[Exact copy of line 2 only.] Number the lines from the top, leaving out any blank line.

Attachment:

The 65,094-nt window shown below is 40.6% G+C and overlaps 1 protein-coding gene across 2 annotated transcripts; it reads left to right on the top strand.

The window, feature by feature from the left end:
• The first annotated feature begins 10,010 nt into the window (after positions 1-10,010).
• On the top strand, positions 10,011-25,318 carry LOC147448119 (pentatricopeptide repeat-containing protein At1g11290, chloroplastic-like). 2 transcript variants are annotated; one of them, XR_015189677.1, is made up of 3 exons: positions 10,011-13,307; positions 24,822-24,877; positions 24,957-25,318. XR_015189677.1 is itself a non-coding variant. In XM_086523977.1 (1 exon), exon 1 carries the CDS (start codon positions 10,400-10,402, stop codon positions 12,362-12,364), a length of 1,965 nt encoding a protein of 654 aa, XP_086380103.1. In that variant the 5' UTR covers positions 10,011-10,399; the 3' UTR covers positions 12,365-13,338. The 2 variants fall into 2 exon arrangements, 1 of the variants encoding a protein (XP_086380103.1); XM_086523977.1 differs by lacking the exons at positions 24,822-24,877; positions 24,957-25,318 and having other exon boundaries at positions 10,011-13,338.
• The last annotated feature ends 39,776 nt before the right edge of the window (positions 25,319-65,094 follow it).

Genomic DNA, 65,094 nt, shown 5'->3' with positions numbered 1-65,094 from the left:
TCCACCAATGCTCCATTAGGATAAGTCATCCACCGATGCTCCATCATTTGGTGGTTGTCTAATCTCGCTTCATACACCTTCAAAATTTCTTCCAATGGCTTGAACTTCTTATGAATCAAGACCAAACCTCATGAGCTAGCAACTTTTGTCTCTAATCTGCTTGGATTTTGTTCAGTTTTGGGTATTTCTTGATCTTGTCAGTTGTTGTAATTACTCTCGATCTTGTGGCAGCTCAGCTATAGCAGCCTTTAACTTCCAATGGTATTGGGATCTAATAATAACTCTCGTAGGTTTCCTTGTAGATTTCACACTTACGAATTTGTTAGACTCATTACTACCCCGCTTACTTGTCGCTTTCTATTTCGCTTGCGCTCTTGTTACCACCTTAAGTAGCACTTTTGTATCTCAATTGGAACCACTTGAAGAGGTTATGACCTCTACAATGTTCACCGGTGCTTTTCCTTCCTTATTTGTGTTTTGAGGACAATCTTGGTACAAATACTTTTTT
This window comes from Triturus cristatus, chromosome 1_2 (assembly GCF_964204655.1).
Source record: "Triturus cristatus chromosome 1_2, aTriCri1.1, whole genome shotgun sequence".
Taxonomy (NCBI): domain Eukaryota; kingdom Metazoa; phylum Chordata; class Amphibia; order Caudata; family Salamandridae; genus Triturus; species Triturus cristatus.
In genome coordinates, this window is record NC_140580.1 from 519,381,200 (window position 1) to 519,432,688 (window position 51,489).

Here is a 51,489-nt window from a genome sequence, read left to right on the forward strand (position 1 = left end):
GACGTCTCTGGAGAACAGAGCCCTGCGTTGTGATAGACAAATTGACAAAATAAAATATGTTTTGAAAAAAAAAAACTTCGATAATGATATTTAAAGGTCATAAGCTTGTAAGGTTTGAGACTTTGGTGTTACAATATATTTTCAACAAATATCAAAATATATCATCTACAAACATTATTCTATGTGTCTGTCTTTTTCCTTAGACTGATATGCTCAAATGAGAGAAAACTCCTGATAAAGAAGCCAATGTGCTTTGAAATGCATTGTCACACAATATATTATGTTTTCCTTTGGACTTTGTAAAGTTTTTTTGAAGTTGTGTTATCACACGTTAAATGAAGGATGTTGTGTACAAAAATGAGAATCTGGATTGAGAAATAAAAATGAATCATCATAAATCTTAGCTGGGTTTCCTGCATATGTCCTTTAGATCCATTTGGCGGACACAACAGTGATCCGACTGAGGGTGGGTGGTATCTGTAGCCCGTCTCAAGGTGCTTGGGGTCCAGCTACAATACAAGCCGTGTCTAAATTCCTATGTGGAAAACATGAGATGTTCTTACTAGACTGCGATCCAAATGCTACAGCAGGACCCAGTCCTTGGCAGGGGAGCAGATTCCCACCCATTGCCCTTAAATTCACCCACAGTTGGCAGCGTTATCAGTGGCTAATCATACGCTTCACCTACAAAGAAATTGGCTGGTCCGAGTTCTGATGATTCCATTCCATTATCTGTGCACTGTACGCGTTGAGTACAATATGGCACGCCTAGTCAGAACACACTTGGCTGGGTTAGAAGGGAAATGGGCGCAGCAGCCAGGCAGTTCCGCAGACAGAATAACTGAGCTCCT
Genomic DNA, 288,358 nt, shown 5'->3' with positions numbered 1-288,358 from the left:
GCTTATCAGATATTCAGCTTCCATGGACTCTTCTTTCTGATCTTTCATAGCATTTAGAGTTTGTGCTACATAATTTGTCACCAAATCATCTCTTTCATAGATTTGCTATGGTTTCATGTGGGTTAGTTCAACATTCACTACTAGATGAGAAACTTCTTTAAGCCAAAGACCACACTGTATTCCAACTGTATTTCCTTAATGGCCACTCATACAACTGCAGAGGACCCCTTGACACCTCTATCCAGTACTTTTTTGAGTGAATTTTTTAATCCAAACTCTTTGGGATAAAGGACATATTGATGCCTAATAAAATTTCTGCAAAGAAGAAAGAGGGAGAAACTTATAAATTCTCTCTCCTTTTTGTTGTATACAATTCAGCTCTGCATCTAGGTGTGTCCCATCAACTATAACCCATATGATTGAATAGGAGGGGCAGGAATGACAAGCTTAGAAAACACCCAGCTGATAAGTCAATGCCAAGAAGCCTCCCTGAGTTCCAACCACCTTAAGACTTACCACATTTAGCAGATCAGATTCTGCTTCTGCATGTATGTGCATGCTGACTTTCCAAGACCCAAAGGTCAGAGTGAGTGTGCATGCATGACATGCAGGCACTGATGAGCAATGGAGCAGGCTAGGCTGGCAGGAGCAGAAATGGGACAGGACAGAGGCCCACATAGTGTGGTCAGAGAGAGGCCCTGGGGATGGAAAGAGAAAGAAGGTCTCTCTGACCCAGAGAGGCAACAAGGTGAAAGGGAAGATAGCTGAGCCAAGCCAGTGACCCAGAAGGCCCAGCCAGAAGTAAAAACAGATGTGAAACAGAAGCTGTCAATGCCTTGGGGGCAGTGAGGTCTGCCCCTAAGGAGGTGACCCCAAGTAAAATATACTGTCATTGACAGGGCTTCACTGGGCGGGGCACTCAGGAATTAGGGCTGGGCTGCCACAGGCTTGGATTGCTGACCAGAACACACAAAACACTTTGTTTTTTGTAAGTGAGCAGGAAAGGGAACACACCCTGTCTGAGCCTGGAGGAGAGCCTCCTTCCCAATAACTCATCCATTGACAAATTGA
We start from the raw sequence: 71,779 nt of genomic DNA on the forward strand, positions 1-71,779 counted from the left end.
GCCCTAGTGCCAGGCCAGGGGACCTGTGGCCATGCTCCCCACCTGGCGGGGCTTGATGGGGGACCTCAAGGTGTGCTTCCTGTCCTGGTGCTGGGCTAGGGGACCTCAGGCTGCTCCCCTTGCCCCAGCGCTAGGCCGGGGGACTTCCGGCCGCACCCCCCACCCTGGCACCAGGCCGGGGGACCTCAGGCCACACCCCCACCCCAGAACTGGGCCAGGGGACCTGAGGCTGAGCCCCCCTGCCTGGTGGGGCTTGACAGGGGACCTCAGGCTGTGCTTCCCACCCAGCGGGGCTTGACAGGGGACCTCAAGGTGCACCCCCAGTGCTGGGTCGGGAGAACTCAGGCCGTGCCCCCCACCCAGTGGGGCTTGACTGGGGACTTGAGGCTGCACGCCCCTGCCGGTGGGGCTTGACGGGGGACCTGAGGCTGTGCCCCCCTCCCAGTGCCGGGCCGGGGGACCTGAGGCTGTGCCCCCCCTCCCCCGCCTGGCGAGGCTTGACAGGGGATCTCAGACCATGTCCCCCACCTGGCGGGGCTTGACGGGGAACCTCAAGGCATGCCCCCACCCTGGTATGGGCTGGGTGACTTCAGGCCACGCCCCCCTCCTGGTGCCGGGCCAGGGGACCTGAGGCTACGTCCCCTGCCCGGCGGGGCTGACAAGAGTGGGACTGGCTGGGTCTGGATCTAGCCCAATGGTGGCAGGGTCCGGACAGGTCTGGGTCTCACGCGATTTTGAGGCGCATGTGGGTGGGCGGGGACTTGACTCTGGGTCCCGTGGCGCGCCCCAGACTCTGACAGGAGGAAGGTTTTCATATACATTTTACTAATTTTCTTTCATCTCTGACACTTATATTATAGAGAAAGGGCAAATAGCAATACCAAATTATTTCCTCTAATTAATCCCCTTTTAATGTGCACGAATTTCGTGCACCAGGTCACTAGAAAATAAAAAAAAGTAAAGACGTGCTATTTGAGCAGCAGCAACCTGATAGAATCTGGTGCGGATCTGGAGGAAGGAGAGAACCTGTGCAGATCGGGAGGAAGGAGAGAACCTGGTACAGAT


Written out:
The window, feature by feature from the left end: